# For what $N$ does $N=x^3+y^3+z^3-2xyz$ have infinite integer solutions?

Further to this question, A hard Cubic Diophantine equation I considered the more general equation $N=x^3+y^3+z^3-2xyz$.

As $x^3+y^3+z^3-2xyz$ is homogenous, any solution $(N_0,x_0,y_0,z_0)$ to $x^3+y^3+z^3-2xyz=N$ gives a set of solutions $(k^3N_0,kx_0,ky_0,kz_0)$.

In particular, any solution with positive $N$ gives a solution for $-N$ using $k=-1$, so it’s not necessary to further consider negative $N$

For example, $(N,x,y,z)=(13,-3,2,2)$ gives $(-13,3,-2,-2)$

Clearly, $(x,y,z)$ are interchangeable.

Using a small search up to $N=152$ I’ve found, with $a,b,k$ integer, just

$$(N,x,y,z)=(0,-a,0,a)$$

$$(N,x,y,z)=(19k^3,(-b-1)k,3k,(b-1)k)$$

Examples as $(N,x,y,z)$

$$(0,-45,0,45)$$ $$(19,-6,3,4)$$ $$(152,-12,6,8)$$

I’ve noticed other $N$ that seem possible candidates, but haven’t spotted the patterns. For example,

$$(9,-1575,583,1163)$$ $$(9,-944,522,545)$$ $$(9,-703,-198,838)$$ $$(9,-323,-187,457)$$ $$(9,-167,80,108)$$ $$(9,-162,86,97)$$ $$(9,-47,-34,72)$$ $$(9,-7,4,4)$$ $$(9,-2,1,2)$$ $$(9,0,1,2)$$ $$(9,1,2,2)$$

Other $N$ values that look interesting are $6,17,33,37,48,51,72,93,96,107,114,117,136$

My question:

Apart from $0$ and numbers of the form $19k^3$, for what $N$ does $N=x^3+y^3+z^3-2xyz$ have infinite integer solutions?

Update 5th March 2018

I’m also interested in:

values of $N$ where all solutions are known

values of $N$ where it can be shown that there are a finite number of solutions

values of $N$ where it can be shown that there no solutions.

• The equation $x^3+y^3+z^3-2xyz=9$ curiously has a lot of integer solutions. What were the search bounds used? – Tito Piezas III Mar 6 '18 at 13:00
• @TitoPiezasIII I looked in the range $-3000$ to $3000$. The other $N$ I note as interesting are much the same. Up to $N=152$, without counting them all, $117$ perhaps has the most with $21$ solutions. Please let me know if you wish me to include these, or other, results within my question. – Old Peter Mar 6 '18 at 15:28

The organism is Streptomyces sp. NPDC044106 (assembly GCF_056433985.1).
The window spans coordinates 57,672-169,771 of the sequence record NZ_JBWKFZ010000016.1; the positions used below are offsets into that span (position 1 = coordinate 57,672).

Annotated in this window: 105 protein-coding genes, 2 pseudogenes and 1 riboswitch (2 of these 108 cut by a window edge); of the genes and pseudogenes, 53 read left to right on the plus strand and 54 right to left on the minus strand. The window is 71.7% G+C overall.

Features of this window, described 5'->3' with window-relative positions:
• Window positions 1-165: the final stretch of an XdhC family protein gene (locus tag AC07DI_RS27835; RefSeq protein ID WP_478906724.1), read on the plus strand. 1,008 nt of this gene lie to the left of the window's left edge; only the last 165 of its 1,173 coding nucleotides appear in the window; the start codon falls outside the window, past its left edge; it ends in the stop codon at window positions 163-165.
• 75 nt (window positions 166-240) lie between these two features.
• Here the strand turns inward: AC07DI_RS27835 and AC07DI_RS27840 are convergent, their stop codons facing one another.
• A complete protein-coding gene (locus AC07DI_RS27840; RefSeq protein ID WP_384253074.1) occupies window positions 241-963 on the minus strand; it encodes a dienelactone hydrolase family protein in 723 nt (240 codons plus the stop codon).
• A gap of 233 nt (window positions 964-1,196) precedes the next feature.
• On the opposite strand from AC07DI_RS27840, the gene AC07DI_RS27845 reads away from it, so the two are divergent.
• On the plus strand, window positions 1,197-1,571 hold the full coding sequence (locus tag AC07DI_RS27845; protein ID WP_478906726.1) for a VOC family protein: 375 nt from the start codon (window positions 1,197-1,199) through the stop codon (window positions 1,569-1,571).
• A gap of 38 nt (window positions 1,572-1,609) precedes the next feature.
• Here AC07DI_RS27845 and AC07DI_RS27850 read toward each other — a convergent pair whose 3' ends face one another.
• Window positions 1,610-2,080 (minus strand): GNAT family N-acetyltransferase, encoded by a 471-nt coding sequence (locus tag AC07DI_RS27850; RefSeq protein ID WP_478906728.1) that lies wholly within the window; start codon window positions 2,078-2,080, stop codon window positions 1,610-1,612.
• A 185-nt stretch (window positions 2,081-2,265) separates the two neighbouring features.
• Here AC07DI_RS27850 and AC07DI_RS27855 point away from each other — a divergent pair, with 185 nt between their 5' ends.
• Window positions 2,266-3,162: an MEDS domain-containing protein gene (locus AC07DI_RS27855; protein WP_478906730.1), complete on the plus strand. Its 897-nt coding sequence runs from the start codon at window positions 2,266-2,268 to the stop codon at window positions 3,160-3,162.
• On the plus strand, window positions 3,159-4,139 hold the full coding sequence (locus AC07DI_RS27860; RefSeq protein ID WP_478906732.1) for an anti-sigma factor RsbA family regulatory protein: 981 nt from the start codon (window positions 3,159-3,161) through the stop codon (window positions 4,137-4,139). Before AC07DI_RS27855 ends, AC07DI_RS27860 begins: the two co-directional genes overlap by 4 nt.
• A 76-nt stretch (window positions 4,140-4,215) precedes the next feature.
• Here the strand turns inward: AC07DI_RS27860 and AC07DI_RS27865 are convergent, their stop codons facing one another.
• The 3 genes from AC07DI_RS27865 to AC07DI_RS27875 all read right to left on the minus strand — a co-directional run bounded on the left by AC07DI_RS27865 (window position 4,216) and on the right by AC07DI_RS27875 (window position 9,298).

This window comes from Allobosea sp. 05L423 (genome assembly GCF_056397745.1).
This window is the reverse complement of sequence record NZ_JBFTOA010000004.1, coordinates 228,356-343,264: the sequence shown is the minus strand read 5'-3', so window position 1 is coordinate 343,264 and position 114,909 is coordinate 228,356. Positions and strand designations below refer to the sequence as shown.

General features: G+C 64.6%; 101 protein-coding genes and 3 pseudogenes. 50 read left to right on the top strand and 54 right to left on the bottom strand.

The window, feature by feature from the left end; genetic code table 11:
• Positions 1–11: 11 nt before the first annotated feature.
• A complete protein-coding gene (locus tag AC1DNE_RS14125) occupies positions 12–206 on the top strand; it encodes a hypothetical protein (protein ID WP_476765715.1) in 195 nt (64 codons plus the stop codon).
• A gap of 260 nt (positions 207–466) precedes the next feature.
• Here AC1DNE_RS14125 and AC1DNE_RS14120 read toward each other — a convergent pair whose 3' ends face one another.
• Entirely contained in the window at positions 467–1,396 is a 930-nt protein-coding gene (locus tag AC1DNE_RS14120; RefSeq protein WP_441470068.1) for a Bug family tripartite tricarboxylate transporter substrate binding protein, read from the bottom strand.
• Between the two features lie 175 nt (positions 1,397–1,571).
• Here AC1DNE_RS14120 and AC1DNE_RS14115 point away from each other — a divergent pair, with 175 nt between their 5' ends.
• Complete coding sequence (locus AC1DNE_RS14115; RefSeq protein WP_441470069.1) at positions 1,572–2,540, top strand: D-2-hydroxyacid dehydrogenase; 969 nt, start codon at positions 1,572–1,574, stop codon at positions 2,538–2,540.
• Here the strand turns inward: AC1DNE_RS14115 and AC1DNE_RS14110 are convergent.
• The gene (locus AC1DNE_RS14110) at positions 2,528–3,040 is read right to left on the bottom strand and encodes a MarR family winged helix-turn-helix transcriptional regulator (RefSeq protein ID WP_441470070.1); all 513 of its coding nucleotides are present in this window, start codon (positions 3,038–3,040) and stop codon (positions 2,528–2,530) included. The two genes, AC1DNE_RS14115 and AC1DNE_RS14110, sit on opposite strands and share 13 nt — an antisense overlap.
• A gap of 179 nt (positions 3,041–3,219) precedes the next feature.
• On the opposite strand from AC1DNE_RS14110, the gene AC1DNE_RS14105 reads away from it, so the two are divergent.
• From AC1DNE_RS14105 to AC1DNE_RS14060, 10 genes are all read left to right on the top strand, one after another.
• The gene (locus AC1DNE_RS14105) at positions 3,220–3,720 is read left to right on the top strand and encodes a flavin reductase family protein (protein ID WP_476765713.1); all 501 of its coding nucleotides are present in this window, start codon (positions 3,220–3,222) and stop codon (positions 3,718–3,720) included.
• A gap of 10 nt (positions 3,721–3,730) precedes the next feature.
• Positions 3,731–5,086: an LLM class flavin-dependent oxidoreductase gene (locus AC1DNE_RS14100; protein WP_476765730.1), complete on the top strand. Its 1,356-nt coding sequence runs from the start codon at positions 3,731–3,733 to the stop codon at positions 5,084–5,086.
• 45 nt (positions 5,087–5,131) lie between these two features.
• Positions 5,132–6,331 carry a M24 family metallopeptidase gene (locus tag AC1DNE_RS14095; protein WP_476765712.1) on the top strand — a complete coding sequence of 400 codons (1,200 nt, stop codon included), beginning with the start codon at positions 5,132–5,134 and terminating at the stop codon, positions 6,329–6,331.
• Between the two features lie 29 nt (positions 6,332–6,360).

• The case $N=9$ will do for now. The situation is reminiscent to the problem $x^3+y^3+z^3 =N$ where some (like $N=792$) have many integer solutions, but is not known if there is infinitely many. – Tito Piezas III Mar 6 '18 at 16:01
• I think the general equation is $x^3+y^3+z^3+Mxyz = N$ where my post is $M=0$ while yours is $M=-2$. It seems general results are not yet known. – Tito Piezas III Mar 6 '18 at 16:04

## 1 Answer

Regarding the above equation shown below:

$N=x^3+y^3+z^3-2xyz$

Seiji Tomita has given an identity on his web site:

http://www.maroon.dti.ne.jp/fermat

Click on the link "Computational number theory" & then select article #264.

His identity is $x^3+y^3+z^3-n(xyz)=(n^3-27)$

where $(x,y,z)=(m,n-m,-3)$

For $n=2$ we have,

$(-m)^3+(m-2)^3+3^3-2(m)(2-m)(3)=19$

Since $m$ can take infinite values, then $N = 19$ can take on infinite integer solutions.

• Thank you for your interesting answer, which I’ve upvoted. I think my questions already shows $19k^3$ as an answer, but Seiji Tomita’s identity provides a solution to more general problem. – Old Peter Mar 6 '18 at 15:49